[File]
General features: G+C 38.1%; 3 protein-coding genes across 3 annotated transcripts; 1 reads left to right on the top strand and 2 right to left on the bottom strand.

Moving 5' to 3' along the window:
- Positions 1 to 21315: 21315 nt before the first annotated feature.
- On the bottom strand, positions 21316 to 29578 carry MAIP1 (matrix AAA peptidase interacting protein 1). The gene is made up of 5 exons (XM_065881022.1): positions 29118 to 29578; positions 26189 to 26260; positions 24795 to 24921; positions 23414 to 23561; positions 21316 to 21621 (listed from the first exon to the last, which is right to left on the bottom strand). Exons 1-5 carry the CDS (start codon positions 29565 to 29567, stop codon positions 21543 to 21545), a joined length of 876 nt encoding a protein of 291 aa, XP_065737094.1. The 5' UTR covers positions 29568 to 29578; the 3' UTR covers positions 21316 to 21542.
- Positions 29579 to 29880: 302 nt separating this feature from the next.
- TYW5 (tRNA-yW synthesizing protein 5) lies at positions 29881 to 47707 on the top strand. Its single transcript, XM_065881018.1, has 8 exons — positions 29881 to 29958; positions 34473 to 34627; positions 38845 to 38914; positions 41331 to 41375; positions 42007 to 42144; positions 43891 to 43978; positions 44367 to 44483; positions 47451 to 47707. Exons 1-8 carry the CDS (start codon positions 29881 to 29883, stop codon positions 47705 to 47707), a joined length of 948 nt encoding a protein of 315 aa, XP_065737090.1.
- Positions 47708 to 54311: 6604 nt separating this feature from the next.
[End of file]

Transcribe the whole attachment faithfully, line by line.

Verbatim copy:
General features: G+C 38.1%; 3 protein-coding genes across 3 annotated transcripts; 1 reads left to right on the top strand and 2 right to left on the bottom strand.

Moving 5' to 3' along the window:
- Positions 1 to 21315: 21315 nt before the first annotated feature.
- On the bottom strand, positions 21316 to 29578 carry MAIP1 (matrix AAA peptidase interacting protein 1). The gene is made up of 5 exons (XM_065881022.1): positions 29118 to 29578; positions 26189 to 26260; positions 24795 to 24921; positions 23414 to 23561; positions 21316 to 21621 (listed from the first exon to the last, which is right to left on the bottom strand). Exons 1-5 carry the CDS (start codon positions 29565 to 29567, stop codon positions 21543 to 21545), a joined length of 876 nt encoding a protein of 291 aa, XP_065737094.1. The 5' UTR covers positions 29568 to 29578; the 3' UTR covers positions 21316 to 21542.
- Positions 29579 to 29880: 302 nt separating this feature from the next.
- TYW5 (tRNA-yW synthesizing protein 5) lies at positions 29881 to 47707 on the top strand. Its single transcript, XM_065881018.1, has 8 exons — positions 29881 to 29958; positions 34473 to 34627; positions 38845 to 38914; positions 41331 to 41375; positions 42007 to 42144; positions 43891 to 43978; positions 44367 to 44483; positions 47451 to 47707. Exons 1-8 carry the CDS (start codon positions 29881 to 29883, stop codon positions 47705 to 47707), a joined length of 948 nt encoding a protein of 315 aa, XP_065737090.1.
- Positions 47708 to 54311: 6604 nt separating this feature from the next.